I was a bit surprised to see the extent of cheating going on during state matriculation exams in Bihar (one of the states in eastern part of India). Looking at the images posted at twitter, it looks like large amounts of people do not have much respect for the exam process. My experience from different countries have generally been that cheaters attempt to cheat discreetly, if not so much for any other reason expect to avoid getting caught. In this example in Bihar it seems that getting caught was not a major concern for those cheating.

Cheaters in Bihar, India

In this other article about above situation, an individual is quoted as saying:

"Any examination of this scale in any part of the country has similar complaints."

I had earlier read about corruption being quite common in India, it is just that I did not expect it have led to this type of behavior in public. For example I had an Indian friend who told me how he had obtained his car driving license years earlier without any kind of tests or qualifications by just paying a clerk at the driving license office. This sort of stories are present also in articles like this one from Reuters that says:

(Reuters) - Mahesh Kundu paid $45 for a driving license, Rupam Bhatia $110 to be admitted to hospital and Vishrant Chandra $130 for a marriage certificate. These are the commonplace bribery stories experienced by middle-class Indians who have poured into the streets to say "enough is enough."

For one reason or another I thought that this sort of requests for money always happened discreetly and money was always exchanged quietly, "under the counter". Looking at this rather public event in Bihar made me wonder, though, about what effect the level of corruption in India may have on any qualifications earned at their universities. How would you know whether a student has actually earned their qualifications?

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    I disagree with the close votes, the question is not opinion-based. If anything it's relatively broad, but the question could potentially be answered objectively.
    – Cape Code
    Commented Mar 21, 2015 at 9:20
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    Just a note - when my wife (from a relatively poor school in northern England) interviewed at a well known university in southern England, she was accepted. She later learned from talking to other students (who came from rich schools) that the questions asked at the interview were the same as the previous year. The expensive high schools in England send lots of students to these places, and debrief the students coming back from interviews. Is it morally different?
    – Joel
    Commented Jul 3, 2016 at 23:06
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    It is still the same as ever.
    – user21820
    Commented Jun 17, 2022 at 20:35

3 Answers 3


This particular incident doesn't happen to be an university examination. This is the final grade 10h school exam that was conducted centrally by the government of state of Bihar, India. BSEB. The given situation is being highly criticized by Indian media and Indian people as well.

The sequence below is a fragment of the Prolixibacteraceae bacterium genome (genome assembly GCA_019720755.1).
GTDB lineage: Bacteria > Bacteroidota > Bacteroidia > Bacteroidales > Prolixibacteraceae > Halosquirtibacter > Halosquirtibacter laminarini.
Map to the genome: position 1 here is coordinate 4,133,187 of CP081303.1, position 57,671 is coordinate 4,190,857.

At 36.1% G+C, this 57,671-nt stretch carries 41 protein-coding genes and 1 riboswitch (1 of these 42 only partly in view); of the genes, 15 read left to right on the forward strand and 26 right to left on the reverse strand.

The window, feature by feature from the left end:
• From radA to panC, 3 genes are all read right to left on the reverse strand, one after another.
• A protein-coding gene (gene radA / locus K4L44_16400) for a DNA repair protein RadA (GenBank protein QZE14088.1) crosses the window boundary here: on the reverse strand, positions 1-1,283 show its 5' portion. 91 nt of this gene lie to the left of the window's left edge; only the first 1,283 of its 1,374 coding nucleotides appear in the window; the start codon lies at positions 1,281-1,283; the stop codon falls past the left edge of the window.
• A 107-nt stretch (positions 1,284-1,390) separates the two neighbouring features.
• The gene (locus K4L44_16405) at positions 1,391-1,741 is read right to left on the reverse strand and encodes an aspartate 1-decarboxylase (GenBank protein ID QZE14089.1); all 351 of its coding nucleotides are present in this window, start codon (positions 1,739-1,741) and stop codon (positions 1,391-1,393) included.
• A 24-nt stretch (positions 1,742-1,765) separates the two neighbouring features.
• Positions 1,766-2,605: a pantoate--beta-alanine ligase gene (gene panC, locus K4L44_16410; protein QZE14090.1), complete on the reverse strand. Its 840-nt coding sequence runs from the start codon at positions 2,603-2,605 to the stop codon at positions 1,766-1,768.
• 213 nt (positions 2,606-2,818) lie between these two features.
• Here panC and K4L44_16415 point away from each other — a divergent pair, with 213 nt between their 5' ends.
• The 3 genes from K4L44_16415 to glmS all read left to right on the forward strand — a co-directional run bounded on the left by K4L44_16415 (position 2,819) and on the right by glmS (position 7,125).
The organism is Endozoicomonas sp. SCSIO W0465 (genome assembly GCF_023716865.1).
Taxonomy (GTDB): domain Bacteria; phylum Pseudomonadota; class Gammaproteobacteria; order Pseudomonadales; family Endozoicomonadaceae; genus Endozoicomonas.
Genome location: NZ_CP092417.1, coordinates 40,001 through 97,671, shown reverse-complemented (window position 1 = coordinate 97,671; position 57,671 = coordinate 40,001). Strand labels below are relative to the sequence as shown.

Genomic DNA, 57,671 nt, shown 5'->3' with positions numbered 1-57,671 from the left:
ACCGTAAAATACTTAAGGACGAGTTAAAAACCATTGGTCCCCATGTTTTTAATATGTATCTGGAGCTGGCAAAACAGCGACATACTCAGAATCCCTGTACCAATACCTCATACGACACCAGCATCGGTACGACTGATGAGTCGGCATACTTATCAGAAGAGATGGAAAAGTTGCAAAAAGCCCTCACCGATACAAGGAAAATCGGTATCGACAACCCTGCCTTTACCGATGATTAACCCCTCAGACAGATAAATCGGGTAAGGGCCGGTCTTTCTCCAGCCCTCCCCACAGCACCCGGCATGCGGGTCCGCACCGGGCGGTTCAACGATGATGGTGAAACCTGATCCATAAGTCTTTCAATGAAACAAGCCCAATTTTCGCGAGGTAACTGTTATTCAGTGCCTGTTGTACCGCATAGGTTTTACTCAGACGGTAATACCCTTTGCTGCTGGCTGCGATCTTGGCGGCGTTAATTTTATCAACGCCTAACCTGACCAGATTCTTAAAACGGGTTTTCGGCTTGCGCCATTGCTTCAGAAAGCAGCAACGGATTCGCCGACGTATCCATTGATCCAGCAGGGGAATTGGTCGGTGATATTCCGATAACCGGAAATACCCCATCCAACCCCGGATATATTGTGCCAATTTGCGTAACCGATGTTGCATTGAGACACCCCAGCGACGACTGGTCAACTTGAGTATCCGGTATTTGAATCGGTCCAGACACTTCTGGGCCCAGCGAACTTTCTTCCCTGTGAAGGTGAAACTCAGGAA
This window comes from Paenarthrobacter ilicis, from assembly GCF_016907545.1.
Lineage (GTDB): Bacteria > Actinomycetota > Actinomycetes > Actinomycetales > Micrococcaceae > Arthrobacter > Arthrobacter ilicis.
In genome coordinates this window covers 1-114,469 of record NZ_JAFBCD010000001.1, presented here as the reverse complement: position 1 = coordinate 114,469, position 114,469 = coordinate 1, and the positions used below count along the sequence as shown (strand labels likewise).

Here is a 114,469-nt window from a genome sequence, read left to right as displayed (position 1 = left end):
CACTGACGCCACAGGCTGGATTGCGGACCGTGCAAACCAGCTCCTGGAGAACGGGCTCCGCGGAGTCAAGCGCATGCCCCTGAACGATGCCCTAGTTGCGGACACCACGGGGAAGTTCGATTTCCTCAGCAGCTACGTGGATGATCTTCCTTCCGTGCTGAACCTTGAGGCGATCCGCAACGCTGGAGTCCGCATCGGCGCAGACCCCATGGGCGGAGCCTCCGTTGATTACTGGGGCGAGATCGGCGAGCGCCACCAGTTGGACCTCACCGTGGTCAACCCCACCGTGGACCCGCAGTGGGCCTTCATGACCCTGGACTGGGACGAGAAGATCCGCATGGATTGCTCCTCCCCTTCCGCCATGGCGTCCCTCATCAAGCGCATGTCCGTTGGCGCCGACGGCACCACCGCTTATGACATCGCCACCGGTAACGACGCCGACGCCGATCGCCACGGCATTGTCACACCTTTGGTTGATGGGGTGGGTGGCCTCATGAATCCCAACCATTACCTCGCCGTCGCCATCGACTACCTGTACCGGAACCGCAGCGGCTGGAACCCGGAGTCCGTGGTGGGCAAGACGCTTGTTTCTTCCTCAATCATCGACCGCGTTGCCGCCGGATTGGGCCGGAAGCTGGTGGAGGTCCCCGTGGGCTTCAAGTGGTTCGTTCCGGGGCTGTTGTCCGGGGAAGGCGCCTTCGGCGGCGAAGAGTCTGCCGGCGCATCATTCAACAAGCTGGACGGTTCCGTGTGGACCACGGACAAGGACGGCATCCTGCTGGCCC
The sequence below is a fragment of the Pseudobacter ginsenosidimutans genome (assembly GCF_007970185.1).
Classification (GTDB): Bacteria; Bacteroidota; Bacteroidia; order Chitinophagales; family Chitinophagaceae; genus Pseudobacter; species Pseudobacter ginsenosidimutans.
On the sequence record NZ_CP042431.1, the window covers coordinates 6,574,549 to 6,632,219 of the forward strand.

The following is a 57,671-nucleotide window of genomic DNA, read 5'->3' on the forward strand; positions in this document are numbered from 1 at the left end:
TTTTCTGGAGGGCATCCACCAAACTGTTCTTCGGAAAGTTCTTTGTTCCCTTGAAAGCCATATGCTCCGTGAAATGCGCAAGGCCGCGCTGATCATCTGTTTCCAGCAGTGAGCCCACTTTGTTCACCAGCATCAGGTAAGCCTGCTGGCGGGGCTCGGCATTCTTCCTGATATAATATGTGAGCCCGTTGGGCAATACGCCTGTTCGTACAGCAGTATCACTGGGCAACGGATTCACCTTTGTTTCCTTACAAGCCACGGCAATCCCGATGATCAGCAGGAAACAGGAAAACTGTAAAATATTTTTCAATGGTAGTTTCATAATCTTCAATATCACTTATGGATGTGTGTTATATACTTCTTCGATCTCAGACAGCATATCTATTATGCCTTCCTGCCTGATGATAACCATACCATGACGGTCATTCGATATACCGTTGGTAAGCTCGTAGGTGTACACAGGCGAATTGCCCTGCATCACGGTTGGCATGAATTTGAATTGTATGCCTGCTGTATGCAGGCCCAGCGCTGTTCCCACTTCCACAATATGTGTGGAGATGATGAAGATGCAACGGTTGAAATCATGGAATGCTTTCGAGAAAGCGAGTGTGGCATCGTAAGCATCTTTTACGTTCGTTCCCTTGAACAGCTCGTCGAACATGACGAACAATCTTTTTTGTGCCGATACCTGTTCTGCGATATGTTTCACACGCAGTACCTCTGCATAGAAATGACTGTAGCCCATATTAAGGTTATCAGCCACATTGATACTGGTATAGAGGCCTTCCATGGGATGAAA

Coming to the question, Yes there is a lot of widespread corruption and malpractices prevalent in India. I can't guarantee you that there had been no cheating involved in passing a student in regard to any examination. However, in Indian universities especially the top ones, the aforementioned phenomenon is quite rare. Moreover, the admissions to these top universities is quite competitive and often based on entrance exams. You can cheat to pass an exam but you can't score enough to get a rank under 25k out of 1.4 million candidates. (AIEEE) That said, there are various other parameters to judge a candidate as well. Even let us suppose that a student has been able to cheat his/her way throughout, there is always an interview round to any job or any position.

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    Addressing your last paragraph, interviews aren't a great solution to the problem. For instance, for graduate admissions, US universities rarely require an interview. And for faculty positions, the cost (and opportunity cost) of interviewing an unqualified candidate is quite substantial. Commented Mar 21, 2015 at 15:11
  • @NateEldredge I completely agree that interviews aren't a great solution to the problem. But if that is the case then students can judged on other parameters. For example, US universities can screen candidates on the basis of research and recommendation letters (which they often do). They can then interview the shortlisted candidates.
    – user
    Commented Mar 21, 2015 at 15:23
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    "The given situation is being highly criticized by Indian media and Indian people as well." This has been relatively common-place in India now for some time, it is just that now with social media making it public people are starting to criticize it.
    – user100487
    Commented Mar 21, 2015 at 23:22
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    We do skype interviews of the finalists for doctoral admissions. There's been many cases where we felt that the students had 'help' in writing their statements and were coached for their interviews. Once we asked a question from a different perspective on their topic, they fell apart. This is not just foreign applicants but domestic as well.